Pushing on up the bay, the tiny band of colonists eventually chose a location on the wooded and malarial banks of the James River, named in honor of King James I.
The site was easy to defend, but it was mosquito-infested and devastatingly unhealthful.
There, on May 24, 1607, about a hundred English settlers, all of them men, disembarked. They called the place Jamestown.
The early years of Jamestown proved a nightmare for all concerned--except the buzzards.
Forty would-be colonists perished during the initial voyage in 1606-1607.
Another expedition in 1609 lost its leaders and many of its precious supplies in a shipwreck off Bermuda.
Once ashore in Virginia, the settlers died by the dozens from disease, malnutrition, and starvation.
Ironically, the woods rustled with game and the rivers flopped with fish, but the greenhorn settlers, many of them self-styled "gentlemen" unaccustomed to fending for themselves, wasted valuable time grubbing for nonexistent gold when they should have been gathering provisions.
Virginia was saved from utter collapse at the start largely by the leadership and resourcefulness of an intrepid young adventurer, Captain John Smith.
Taking over in 1608, he whipped the gold-hungry colonists into line with the rule, "He who shall not work shall not eat."
He had been kidnapped in December 1607 and subjected to a mock execution by the Indian chieftain Powhatan, whose daughter Pocahontas had "saved" Smith by dramatically interposing her head between his and the war clubs of his captors.
The symbolism of this ritual was apparently intended to impress Smith with Powhatan's power and with the Indians' desire for peaceful relations with the Virginians.
Pocahontas became an intermediary between the Indians and the settlers, helping to preserve a shaky peace and to provide needed foodstuffs.
Still, the colonists died in droves, and survivors were driven to desperate acts.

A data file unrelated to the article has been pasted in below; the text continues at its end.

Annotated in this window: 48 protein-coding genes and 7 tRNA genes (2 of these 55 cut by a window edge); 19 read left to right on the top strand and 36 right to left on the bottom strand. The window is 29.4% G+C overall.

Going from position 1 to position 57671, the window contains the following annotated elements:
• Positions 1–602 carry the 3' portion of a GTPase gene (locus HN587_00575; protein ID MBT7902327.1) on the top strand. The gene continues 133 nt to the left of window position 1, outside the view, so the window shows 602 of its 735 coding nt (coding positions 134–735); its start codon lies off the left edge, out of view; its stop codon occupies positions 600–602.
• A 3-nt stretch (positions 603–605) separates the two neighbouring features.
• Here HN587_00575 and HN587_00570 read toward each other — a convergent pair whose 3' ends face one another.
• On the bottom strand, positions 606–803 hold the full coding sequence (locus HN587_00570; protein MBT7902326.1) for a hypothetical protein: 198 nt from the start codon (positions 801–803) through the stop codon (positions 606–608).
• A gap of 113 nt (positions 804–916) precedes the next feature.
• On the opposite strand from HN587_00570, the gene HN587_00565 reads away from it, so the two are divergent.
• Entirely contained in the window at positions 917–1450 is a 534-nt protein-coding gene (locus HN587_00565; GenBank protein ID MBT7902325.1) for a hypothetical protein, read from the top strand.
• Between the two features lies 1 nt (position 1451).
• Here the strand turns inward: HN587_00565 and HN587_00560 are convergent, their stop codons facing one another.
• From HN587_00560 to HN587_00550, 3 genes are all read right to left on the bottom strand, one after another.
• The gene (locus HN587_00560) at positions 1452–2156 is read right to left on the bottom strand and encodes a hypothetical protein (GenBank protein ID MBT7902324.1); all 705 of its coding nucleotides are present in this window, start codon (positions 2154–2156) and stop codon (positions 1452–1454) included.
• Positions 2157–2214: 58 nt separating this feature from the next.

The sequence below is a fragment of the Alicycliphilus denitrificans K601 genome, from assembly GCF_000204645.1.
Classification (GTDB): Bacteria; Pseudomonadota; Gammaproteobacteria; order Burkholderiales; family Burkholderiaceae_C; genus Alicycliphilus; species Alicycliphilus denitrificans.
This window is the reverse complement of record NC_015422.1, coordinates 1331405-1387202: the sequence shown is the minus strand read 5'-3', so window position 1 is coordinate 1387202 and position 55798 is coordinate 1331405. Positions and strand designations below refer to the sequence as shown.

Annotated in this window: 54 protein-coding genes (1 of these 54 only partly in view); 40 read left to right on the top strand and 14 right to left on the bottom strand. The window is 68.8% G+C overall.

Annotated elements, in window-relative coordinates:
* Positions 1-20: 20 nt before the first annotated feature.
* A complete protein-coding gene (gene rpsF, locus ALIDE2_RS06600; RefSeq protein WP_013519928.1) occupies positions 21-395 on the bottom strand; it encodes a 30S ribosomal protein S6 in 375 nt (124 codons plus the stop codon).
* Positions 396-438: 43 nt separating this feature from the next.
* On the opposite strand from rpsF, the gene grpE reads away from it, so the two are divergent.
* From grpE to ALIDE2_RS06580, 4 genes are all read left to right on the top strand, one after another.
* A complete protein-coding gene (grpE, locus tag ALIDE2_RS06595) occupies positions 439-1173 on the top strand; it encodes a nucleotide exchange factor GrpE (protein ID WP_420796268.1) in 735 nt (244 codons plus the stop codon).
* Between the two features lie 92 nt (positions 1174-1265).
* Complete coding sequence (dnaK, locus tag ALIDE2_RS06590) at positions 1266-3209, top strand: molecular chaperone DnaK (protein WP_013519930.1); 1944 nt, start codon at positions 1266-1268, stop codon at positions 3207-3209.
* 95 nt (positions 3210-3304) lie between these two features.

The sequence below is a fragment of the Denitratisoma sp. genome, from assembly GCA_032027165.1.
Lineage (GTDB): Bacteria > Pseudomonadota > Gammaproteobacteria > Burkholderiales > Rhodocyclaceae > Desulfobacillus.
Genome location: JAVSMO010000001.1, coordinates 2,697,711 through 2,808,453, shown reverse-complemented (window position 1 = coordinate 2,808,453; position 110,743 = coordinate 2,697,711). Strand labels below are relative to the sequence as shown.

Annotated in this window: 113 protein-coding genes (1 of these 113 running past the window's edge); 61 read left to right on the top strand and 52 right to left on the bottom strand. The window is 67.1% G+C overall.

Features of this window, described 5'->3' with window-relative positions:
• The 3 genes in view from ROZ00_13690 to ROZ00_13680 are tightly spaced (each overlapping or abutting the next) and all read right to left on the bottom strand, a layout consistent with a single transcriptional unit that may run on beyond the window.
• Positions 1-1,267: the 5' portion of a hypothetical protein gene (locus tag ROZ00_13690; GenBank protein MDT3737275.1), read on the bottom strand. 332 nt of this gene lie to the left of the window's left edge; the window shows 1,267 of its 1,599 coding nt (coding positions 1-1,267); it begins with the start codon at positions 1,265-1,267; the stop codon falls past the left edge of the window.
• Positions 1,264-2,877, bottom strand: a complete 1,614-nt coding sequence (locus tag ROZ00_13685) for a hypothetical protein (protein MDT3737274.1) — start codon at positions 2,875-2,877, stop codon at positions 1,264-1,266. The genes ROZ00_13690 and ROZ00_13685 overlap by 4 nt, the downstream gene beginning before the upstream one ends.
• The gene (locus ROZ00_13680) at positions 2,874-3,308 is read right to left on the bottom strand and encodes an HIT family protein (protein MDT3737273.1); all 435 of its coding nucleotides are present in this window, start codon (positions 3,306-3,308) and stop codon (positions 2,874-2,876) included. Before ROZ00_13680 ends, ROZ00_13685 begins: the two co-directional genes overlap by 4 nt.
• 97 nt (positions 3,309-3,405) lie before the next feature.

They were reduced to eating "dogges, Catts, Ratts, and Myce" and even to digging up corpses for food.
One hungry man killed, salted, and ate his wife, for which misbehavior he was executed.
Of the four hundred settlers who managed to make it to Virginia by 1609, only sixty survived the "starving time" winter of 1609-1610.
Diseased and despairing, the colonists dragged themselves aboard homeward-bound ships in the spring of 1610, only to be met at the mouth of the James River by a long-awaited relief party headed by a new governor, Lord De La Warr.
He ordered the settlers back to Jamestown, imposed a harsh military regime on the colony, and soon undertook aggressive military action against the Indians.
Disease continued to reap a gruesome harvest among the Virginians.
By 1625 Virginia contained only some twelve hundred hard-bitten survivors of the nearly 8,000 adventurers who had tried to start life anew in the ill-fated colony."
John Rolfe, the husband of Pocahontas, became father of the tobacco industry and an economic savior of the Virginia colony.
By 1616 he had perfected methods of raising and curing the pungent weed, eliminating much of the bitter tang.
Soon the European demand for tobacco was nearly insatiable.
A tobacco rush swept over Virginia, as crops were planted in the streets of Jamestown and even between the numerous graves.
So exclusively did the colonists concentrate on planting the yellow leaf that at first they had to import some of their foodstuffs.
Colonists who had once hungered for food now hungered for land, ever more land on which to plant ever more tobacco.
Relentlessly, they pressed the frontier of settlement up the river valleys to the west, further crowding the Indians.
Virginia's prosperity was finally built on tobacco smoke.
This "bewitching weed" played a vital role in putting the colony on firm foundations and in setting an example for other successful colonizing experiments.
But tobacco--King Nicotine--was something of a tyrant.
It was ruinous to the soil when greedily planted in successive years, and it enchained the prosperity of Virginia to the fluctuating price of a single crop.